---- — New York City Mayor Michael Bloomberg’s heart was in the right place on the sugary-beverage ban he proposed, but his head wasn’t.
The way the would-be law was constructed, it was so unfair to so many interests that it stood no chance of being enacted.
Bloomberg, an outspoken advocate for healthy living, was moved by statistics that show obesity to be a leading and growing American health problem. It’s aggravating to the mayor and others because it is a problem that, in a sizable percentage of cases, can be corrected by a simple concept: will power.
That’s not to say that if everyone laid off giant sodas there would be no obesity. Many overweight people had the stage set for their dimensions when their genes were activated. Others have health conditions over which they have no control.
But Bloomberg is on to something. Sugary drinks are the undoing of too many potentially healthy people — and are significant contributors to health costs for all of us, as a result.
So in the interests of overweight individuals and the rest of the paying public, Bloomberg declared that containers of over 16 ounces of non-diet soft drinks would be banned in New York City eateries.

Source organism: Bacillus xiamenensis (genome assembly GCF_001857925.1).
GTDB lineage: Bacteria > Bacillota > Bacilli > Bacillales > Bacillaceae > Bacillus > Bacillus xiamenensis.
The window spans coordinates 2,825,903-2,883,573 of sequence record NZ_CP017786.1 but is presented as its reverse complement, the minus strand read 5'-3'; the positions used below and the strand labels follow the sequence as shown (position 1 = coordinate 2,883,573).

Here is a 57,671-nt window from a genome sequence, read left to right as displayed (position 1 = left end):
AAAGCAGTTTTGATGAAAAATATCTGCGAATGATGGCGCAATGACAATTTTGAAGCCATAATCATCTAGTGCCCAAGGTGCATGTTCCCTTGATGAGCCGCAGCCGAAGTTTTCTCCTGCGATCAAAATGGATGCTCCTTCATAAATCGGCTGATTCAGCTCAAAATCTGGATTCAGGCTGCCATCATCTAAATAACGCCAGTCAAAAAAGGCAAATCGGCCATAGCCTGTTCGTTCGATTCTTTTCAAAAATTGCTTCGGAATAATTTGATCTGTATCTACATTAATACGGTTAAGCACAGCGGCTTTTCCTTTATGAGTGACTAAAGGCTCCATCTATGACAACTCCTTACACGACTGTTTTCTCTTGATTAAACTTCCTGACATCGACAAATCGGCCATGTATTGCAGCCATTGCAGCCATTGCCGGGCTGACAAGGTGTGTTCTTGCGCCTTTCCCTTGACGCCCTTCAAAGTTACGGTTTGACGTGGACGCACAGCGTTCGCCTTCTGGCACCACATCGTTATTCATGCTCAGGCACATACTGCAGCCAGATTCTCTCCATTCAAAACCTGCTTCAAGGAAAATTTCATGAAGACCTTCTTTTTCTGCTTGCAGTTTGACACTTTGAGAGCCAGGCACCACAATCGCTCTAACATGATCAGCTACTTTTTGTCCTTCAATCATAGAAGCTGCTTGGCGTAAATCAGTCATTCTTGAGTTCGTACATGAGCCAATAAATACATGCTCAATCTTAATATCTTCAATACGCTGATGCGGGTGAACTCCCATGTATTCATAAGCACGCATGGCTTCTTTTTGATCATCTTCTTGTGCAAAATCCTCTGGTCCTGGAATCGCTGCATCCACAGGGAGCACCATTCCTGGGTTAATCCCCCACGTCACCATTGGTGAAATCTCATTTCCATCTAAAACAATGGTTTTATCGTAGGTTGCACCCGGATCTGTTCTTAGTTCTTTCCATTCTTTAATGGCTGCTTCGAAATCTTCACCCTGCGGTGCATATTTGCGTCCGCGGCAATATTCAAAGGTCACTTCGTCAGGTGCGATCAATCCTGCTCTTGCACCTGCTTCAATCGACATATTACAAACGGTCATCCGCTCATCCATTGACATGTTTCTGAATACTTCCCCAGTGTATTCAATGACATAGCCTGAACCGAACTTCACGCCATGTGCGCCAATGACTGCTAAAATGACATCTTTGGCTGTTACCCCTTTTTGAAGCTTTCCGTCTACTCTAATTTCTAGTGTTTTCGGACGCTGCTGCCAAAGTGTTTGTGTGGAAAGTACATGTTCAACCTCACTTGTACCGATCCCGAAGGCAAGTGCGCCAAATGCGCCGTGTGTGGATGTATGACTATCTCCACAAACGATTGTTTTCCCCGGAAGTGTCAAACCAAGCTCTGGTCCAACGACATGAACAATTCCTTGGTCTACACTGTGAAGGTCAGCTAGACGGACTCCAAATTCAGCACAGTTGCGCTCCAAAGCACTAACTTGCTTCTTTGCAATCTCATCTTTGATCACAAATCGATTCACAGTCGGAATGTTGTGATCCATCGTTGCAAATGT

The trouble was, he said nothing about exotic creamy, sugary coffee drinks, and he said nothing about stores that sold 32-ouncers. According to the State Supreme Court, that made the law arbitrary and, therefore, unenforceable.
The mayor, in typical Bloomberg fashion, reacted by saying the fight was not over. He insisted he will appeal and win.
But he will have to make some changes, whether he likes it or not. Government fiat regarding big containers of soda is not the same as limiting alcohol or tobacco sales.
For one thing, while health-care costs are unquestionably the responsibility of every citizen, alcohol and tobacco consumption have an even more direct effect on innocent bystanders. Drunk drivers kill indiscriminately, and so does second-hand smoke. You don’t have to be drinking or smoking to suffer the consequences of those activities. Big soft drinks aren’t going to hurt anyone but the over-user.
And what about the only occasional buyer of the large soft drinks? Can’t thirsty customers have a rare spree with 24 ounces of Coke if they feel like it?
The law was bound to be controversial because it smacks of government overstepping considerably. But Bloomberg has demonstrated amply, during his time in office, that controversy is no deterrent to him when it comes to doing what he believes is right for his constituents. You have to admire his spunk, even if you abhor some of his measures.
He is going to have a hard time satisfying the courts on this one, though. There’s a lot more to taking a big cup of Pepsi out of the hand of a parched patron than meets the eye. Or the law.